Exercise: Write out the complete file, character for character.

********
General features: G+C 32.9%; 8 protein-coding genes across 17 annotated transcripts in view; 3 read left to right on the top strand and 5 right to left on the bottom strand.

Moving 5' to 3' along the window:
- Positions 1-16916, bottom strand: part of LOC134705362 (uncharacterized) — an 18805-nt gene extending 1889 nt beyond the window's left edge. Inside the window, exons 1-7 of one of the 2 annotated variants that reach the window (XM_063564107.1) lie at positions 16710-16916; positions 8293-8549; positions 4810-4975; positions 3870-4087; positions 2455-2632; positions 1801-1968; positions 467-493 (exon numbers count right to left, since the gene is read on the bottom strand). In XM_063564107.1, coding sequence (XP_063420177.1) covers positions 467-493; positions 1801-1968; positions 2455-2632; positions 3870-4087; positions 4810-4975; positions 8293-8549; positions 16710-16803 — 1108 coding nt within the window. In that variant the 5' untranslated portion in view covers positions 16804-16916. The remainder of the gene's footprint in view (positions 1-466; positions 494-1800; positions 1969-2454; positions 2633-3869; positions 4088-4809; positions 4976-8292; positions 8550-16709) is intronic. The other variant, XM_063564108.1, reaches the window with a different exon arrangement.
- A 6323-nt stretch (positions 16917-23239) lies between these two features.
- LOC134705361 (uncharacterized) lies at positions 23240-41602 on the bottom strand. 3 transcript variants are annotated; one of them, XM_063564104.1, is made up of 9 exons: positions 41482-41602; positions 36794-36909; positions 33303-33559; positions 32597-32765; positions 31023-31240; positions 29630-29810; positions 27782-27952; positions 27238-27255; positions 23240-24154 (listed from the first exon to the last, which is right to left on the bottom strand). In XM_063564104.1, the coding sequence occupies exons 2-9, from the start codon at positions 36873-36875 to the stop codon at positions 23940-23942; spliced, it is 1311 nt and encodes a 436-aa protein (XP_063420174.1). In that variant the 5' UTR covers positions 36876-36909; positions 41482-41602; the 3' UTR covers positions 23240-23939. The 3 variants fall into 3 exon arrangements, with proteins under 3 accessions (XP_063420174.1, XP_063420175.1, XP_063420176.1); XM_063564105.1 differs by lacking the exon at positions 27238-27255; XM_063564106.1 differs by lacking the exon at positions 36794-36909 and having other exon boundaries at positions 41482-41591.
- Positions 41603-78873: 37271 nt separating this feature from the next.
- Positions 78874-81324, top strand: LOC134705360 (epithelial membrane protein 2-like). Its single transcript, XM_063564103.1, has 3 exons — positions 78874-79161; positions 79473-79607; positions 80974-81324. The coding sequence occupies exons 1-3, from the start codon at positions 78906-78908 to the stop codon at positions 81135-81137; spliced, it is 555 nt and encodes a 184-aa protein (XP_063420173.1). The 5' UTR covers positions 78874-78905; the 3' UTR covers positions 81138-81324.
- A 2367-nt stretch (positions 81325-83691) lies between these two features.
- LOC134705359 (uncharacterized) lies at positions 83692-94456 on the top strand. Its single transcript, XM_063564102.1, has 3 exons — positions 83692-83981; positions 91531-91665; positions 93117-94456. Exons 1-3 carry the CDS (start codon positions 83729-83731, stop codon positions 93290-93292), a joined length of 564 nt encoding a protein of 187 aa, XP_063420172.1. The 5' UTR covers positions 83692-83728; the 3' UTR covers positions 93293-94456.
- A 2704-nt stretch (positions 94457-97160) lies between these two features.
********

General features: G+C 32.9%; 8 protein-coding genes across 17 annotated transcripts in view; 3 read left to right on the top strand and 5 right to left on the bottom strand.

Moving 5' to 3' along the window:
- Positions 1-16916, bottom strand: part of LOC134705362 (uncharacterized) — an 18805-nt gene extending 1889 nt beyond the window's left edge. Inside the window, exons 1-7 of one of the 2 annotated variants that reach the window (XM_063564107.1) lie at positions 16710-16916; positions 8293-8549; positions 4810-4975; positions 3870-4087; positions 2455-2632; positions 1801-1968; positions 467-493 (exon numbers count right to left, since the gene is read on the bottom strand). In XM_063564107.1, coding sequence (XP_063420177.1) covers positions 467-493; positions 1801-1968; positions 2455-2632; positions 3870-4087; positions 4810-4975; positions 8293-8549; positions 16710-16803 — 1108 coding nt within the window. In that variant the 5' untranslated portion in view covers positions 16804-16916. The remainder of the gene's footprint in view (positions 1-466; positions 494-1800; positions 1969-2454; positions 2633-3869; positions 4088-4809; positions 4976-8292; positions 8550-16709) is intronic. The other variant, XM_063564108.1, reaches the window with a different exon arrangement.
- A 6323-nt stretch (positions 16917-23239) lies between these two features.
- LOC134705361 (uncharacterized) lies at positions 23240-41602 on the bottom strand. 3 transcript variants are annotated; one of them, XM_063564104.1, is made up of 9 exons: positions 41482-41602; positions 36794-36909; positions 33303-33559; positions 32597-32765; positions 31023-31240; positions 29630-29810; positions 27782-27952; positions 27238-27255; positions 23240-24154 (listed from the first exon to the last, which is right to left on the bottom strand). In XM_063564104.1, the coding sequence occupies exons 2-9, from the start codon at positions 36873-36875 to the stop codon at positions 23940-23942; spliced, it is 1311 nt and encodes a 436-aa protein (XP_063420174.1). In that variant the 5' UTR covers positions 36876-36909; positions 41482-41602; the 3' UTR covers positions 23240-23939. The 3 variants fall into 3 exon arrangements, with proteins under 3 accessions (XP_063420174.1, XP_063420175.1, XP_063420176.1); XM_063564105.1 differs by lacking the exon at positions 27238-27255; XM_063564106.1 differs by lacking the exon at positions 36794-36909 and having other exon boundaries at positions 41482-41591.
- Positions 41603-78873: 37271 nt separating this feature from the next.
- Positions 78874-81324, top strand: LOC134705360 (epithelial membrane protein 2-like). Its single transcript, XM_063564103.1, has 3 exons — positions 78874-79161; positions 79473-79607; positions 80974-81324. The coding sequence occupies exons 1-3, from the start codon at positions 78906-78908 to the stop codon at positions 81135-81137; spliced, it is 555 nt and encodes a 184-aa protein (XP_063420173.1). The 5' UTR covers positions 78874-78905; the 3' UTR covers positions 81138-81324.
- A 2367-nt stretch (positions 81325-83691) lies between these two features.
- LOC134705359 (uncharacterized) lies at positions 83692-94456 on the top strand. Its single transcript, XM_063564102.1, has 3 exons — positions 83692-83981; positions 91531-91665; positions 93117-94456. Exons 1-3 carry the CDS (start codon positions 83729-83731, stop codon positions 93290-93292), a joined length of 564 nt encoding a protein of 187 aa, XP_063420172.1. The 5' UTR covers positions 83692-83728; the 3' UTR covers positions 93293-94456.
- A 2704-nt stretch (positions 94457-97160) lies between these two features.